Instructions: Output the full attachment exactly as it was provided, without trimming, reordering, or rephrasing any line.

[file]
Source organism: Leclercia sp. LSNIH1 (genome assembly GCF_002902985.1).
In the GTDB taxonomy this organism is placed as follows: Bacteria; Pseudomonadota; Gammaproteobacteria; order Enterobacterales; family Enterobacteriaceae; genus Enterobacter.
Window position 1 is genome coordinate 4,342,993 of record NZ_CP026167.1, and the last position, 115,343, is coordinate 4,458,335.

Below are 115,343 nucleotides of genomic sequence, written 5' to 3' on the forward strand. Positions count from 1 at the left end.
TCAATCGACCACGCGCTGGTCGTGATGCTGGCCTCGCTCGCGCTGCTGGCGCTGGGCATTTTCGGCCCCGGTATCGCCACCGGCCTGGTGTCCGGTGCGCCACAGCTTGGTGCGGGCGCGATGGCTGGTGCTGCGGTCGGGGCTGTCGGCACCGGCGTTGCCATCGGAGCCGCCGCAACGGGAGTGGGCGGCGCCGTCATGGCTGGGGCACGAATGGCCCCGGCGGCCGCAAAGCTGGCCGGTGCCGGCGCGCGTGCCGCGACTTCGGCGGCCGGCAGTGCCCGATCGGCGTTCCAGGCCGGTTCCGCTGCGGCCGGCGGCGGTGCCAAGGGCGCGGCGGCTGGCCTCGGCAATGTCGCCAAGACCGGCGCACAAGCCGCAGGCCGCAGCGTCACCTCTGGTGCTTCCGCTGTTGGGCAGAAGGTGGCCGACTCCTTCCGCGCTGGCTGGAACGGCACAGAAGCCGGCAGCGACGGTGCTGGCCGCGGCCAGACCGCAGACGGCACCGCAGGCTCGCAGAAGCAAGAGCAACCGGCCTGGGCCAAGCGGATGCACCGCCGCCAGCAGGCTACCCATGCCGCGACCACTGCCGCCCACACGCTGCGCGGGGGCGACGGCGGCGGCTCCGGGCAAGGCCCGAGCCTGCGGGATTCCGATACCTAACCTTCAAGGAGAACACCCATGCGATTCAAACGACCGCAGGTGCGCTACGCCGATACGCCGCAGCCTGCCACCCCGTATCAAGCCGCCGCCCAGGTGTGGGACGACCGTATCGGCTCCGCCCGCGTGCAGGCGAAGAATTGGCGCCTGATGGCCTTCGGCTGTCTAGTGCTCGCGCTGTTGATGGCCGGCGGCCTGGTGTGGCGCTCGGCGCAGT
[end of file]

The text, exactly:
Source organism: Leclercia sp. LSNIH1 (genome assembly GCF_002902985.1).
In the GTDB taxonomy this organism is placed as follows: Bacteria; Pseudomonadota; Gammaproteobacteria; order Enterobacterales; family Enterobacteriaceae; genus Enterobacter.
Window position 1 is genome coordinate 4,342,993 of record NZ_CP026167.1, and the last position, 115,343, is coordinate 4,458,335.

Below are 115,343 nucleotides of genomic sequence, written 5' to 3' on the forward strand. Positions count from 1 at the left end.
TCAATCGACCACGCGCTGGTCGTGATGCTGGCCTCGCTCGCGCTGCTGGCGCTGGGCATTTTCGGCCCCGGTATCGCCACCGGCCTGGTGTCCGGTGCGCCACAGCTTGGTGCGGGCGCGATGGCTGGTGCTGCGGTCGGGGCTGTCGGCACCGGCGTTGCCATCGGAGCCGCCGCAACGGGAGTGGGCGGCGCCGTCATGGCTGGGGCACGAATGGCCCCGGCGGCCGCAAAGCTGGCCGGTGCCGGCGCGCGTGCCGCGACTTCGGCGGCCGGCAGTGCCCGATCGGCGTTCCAGGCCGGTTCCGCTGCGGCCGGCGGCGGTGCCAAGGGCGCGGCGGCTGGCCTCGGCAATGTCGCCAAGACCGGCGCACAAGCCGCAGGCCGCAGCGTCACCTCTGGTGCTTCCGCTGTTGGGCAGAAGGTGGCCGACTCCTTCCGCGCTGGCTGGAACGGCACAGAAGCCGGCAGCGACGGTGCTGGCCGCGGCCAGACCGCAGACGGCACCGCAGGCTCGCAGAAGCAAGAGCAACCGGCCTGGGCCAAGCGGATGCACCGCCGCCAGCAGGCTACCCATGCCGCGACCACTGCCGCCCACACGCTGCGCGGGGGCGACGGCGGCGGCTCCGGGCAAGGCCCGAGCCTGCGGGATTCCGATACCTAACCTTCAAGGAGAACACCCATGCGATTCAAACGACCGCAGGTGCGCTACGCCGATACGCCGCAGCCTGCCACCCCGTATCAAGCCGCCGCCCAGGTGTGGGACGACCGTATCGGCTCCGCCCGCGTGCAGGCGAAGAATTGGCGCCTGATGGCCTTCGGCTGTCTAGTGCTCGCGCTGTTGATGGCCGGCGGCCTGGTGTGGCGCTCGGCGCAGT